Thursday, June 21, 2012

The heat is on!

And we knew it was coming, just not when it was coming.  We had been lucky that the spring had been for the most part mild, as everyone, both man and beast, handles temperatures in the eighties a sight better than when the mercury creeps up between ninety and the century mark.  Today, we spent some time at the farm doing some "emergency" measures to try to help the goats beat the heat.  The forage is holding up, so far, and it looks like we have at least half a week more of serious heat before there might be relief in the form of cooler temperatures.  We've put an awful lot of effort into the forage mix, and so far it is holding up but we've not had the drought months yet.

pasture mix in the bottom field

I mentioned we had put a metal roofed "car shed thing" in the top field last year because it gets exactly zero shade, no matter the time of day.  We had lost a nice young doe in the summer before that, and we assume it was to heat as she was the only black doe in the group and the temperatures that day had been over 100 degrees with miserable humidity.  One of the complicating factors in this part of the country, of course, is the humidity, and I don't know any way to combat that, but we did spend a day last week when it was a little cooler giving booster vaccines for pneumonia to almost all the mature does.  That's about as much as I know how to do to prepare them for the heavy humidity that defines summers in the South.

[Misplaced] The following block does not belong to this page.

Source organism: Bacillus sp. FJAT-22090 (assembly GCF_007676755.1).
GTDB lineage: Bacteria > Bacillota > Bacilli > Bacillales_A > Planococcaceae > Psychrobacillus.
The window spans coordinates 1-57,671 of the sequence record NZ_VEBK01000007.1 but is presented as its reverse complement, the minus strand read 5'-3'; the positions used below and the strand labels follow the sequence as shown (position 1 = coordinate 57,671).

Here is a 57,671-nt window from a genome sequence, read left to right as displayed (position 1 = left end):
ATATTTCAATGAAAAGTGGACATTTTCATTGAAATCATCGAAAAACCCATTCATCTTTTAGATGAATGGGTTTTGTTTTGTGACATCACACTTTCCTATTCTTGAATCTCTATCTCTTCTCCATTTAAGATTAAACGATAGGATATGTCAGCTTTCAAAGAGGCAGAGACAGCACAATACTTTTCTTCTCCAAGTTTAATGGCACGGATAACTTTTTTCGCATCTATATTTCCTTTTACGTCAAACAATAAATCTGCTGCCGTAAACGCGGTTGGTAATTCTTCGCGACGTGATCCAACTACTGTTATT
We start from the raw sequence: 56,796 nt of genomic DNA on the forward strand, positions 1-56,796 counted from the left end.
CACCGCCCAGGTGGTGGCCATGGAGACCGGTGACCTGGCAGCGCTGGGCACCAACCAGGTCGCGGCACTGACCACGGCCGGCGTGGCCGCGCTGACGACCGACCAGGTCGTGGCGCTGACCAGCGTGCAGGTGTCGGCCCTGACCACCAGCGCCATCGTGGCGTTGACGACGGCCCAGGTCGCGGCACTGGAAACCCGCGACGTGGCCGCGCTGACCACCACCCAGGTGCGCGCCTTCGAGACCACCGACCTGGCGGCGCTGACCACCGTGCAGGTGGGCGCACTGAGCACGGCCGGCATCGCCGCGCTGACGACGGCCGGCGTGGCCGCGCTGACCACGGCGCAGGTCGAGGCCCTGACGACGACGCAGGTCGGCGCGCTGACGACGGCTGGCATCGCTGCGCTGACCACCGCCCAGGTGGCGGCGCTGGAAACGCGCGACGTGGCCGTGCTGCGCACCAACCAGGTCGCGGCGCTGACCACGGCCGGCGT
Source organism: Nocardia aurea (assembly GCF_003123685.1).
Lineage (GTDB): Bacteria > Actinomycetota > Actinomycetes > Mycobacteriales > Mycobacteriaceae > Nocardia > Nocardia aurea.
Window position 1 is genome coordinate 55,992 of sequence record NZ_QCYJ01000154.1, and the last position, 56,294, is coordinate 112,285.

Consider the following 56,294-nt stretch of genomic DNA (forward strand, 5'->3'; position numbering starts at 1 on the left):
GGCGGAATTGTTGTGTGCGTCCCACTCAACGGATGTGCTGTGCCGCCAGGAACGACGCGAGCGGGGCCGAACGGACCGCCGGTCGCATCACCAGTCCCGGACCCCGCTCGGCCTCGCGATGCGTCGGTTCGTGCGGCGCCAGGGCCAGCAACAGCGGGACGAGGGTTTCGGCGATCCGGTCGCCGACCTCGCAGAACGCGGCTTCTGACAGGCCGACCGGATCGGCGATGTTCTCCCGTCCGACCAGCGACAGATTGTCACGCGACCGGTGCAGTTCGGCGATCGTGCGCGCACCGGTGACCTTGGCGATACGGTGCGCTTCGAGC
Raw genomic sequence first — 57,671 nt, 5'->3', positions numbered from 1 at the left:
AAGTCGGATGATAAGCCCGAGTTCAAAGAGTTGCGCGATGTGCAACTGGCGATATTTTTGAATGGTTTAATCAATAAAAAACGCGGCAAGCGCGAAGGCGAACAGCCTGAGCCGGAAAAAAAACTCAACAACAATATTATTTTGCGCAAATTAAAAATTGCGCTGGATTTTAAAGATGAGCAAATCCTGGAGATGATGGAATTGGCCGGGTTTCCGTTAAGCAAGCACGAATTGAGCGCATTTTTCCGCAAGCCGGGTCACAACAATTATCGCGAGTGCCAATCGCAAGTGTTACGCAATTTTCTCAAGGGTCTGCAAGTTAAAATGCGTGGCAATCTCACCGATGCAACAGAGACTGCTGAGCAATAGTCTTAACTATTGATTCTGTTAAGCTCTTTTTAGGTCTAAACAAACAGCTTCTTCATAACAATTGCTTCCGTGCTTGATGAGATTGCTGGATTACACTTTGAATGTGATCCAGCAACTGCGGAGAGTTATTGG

the bozos better use these shade structures
We have set aside a little goat money to add one of these car sheds to the bottom field this summer.  It gets a bit of shade morning and evening, but none in the middle of the day when they need it the most.  Since the shed has not arrived yet, we took an idea from Dr Sparks column in the Goat Rancher and made some temporary shade structures from t-posts and old tarps to tide us over until the shed is here.  I tested one, and with the light breeze today, it was appreciably cooler under one of these than not.  Hopefully the goats will use them.  When we were leaving, not one of the dopes was under them, but then, the sun had reached an angle in the sky that the trees outside the fence were beginning to provide the usual afternoon shade and that is where the goats were congregating.  I guess we'll know tomorrow if they have figured out the new shade structures or not. 

I often mention how overstocked we are, and the problems this can create.  I know we sound like idiots to be doing something we know is dicey, but this farm had no infrastructure save an old tobacco barn on it when we started this little venture.  Now, we do have our "used" main metal barn and four fenced main pasture/paddock areas.  And one of those has the car shed thing in it.  The goats are paying their way and building their farm.  We have to have a certain number to sell so we can cull some, keep one or two, and sell the rest and make enough to put back into the farm to grow it some more.  The goats are buying themselves barns, fences, and feed towards an eventual level where we are no longer overstocked for the amount of animals we plan to run.  Or at least that is the plan.  Not sure when we'll get there. 

picking up the straw bales
As we were working in the pasture today, we saw the tobacco guys' crew back to pick up the straw they had baled from the wheat that they just combined recently.  They got truckloads of wheat off the farm, and truckloads of straw bales.  I still look at those front fields, now full of naught but stubble, and envision beautiful pastures of orchard grass, and alfalfa, and chicory, or hey - if we win the lotto - maybe some AU Grazer!  Someday...